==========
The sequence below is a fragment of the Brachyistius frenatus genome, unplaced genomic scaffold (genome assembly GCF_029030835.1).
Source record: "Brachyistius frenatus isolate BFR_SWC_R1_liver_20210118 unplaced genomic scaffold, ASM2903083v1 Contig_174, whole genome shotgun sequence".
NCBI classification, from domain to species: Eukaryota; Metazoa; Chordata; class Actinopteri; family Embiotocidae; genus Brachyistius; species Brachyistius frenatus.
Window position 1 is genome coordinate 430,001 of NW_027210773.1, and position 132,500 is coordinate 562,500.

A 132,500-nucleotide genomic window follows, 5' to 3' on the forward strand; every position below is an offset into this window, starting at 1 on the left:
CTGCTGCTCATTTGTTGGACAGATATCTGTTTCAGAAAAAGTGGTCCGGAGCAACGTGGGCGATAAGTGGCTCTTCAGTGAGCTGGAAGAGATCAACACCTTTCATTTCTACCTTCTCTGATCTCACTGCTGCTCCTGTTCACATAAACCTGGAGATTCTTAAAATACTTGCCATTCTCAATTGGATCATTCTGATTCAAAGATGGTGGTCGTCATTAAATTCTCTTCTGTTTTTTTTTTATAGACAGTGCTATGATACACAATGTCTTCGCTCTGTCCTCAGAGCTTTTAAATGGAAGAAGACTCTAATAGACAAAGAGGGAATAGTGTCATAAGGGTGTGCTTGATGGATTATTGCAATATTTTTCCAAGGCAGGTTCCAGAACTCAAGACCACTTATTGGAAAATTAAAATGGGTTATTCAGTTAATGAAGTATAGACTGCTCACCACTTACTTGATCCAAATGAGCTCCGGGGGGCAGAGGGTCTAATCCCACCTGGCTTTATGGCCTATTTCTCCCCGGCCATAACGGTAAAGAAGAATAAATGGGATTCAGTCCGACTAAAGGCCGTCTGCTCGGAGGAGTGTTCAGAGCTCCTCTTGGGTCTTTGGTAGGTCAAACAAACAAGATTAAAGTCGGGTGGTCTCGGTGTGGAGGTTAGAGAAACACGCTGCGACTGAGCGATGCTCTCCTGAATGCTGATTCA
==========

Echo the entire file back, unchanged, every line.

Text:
The sequence below is a fragment of the Brachyistius frenatus genome, unplaced genomic scaffold (genome assembly GCF_029030835.1).
Source record: "Brachyistius frenatus isolate BFR_SWC_R1_liver_20210118 unplaced genomic scaffold, ASM2903083v1 Contig_174, whole genome shotgun sequence".
NCBI classification, from domain to species: Eukaryota; Metazoa; Chordata; class Actinopteri; family Embiotocidae; genus Brachyistius; species Brachyistius frenatus.
Window position 1 is genome coordinate 430,001 of NW_027210773.1, and position 132,500 is coordinate 562,500.

A 132,500-nucleotide genomic window follows, 5' to 3' on the forward strand; every position below is an offset into this window, starting at 1 on the left:
CTGCTGCTCATTTGTTGGACAGATATCTGTTTCAGAAAAAGTGGTCCGGAGCAACGTGGGCGATAAGTGGCTCTTCAGTGAGCTGGAAGAGATCAACACCTTTCATTTCTACCTTCTCTGATCTCACTGCTGCTCCTGTTCACATAAACCTGGAGATTCTTAAAATACTTGCCATTCTCAATTGGATCATTCTGATTCAAAGATGGTGGTCGTCATTAAATTCTCTTCTGTTTTTTTTTTATAGACAGTGCTATGATACACAATGTCTTCGCTCTGTCCTCAGAGCTTTTAAATGGAAGAAGACTCTAATAGACAAAGAGGGAATAGTGTCATAAGGGTGTGCTTGATGGATTATTGCAATATTTTTCCAAGGCAGGTTCCAGAACTCAAGACCACTTATTGGAAAATTAAAATGGGTTATTCAGTTAATGAAGTATAGACTGCTCACCACTTACTTGATCCAAATGAGCTCCGGGGGGCAGAGGGTCTAATCCCACCTGGCTTTATGGCCTATTTCTCCCCGGCCATAACGGTAAAGAAGAATAAATGGGATTCAGTCCGACTAAAGGCCGTCTGCTCGGAGGAGTGTTCAGAGCTCCTCTTGGGTCTTTGGTAGGTCAAACAAACAAGATTAAAGTCGGGTGGTCTCGGTGTGGAGGTTAGAGAAACACGCTGCGACTGAGCGATGCTCTCCTGAATGCTGATTCA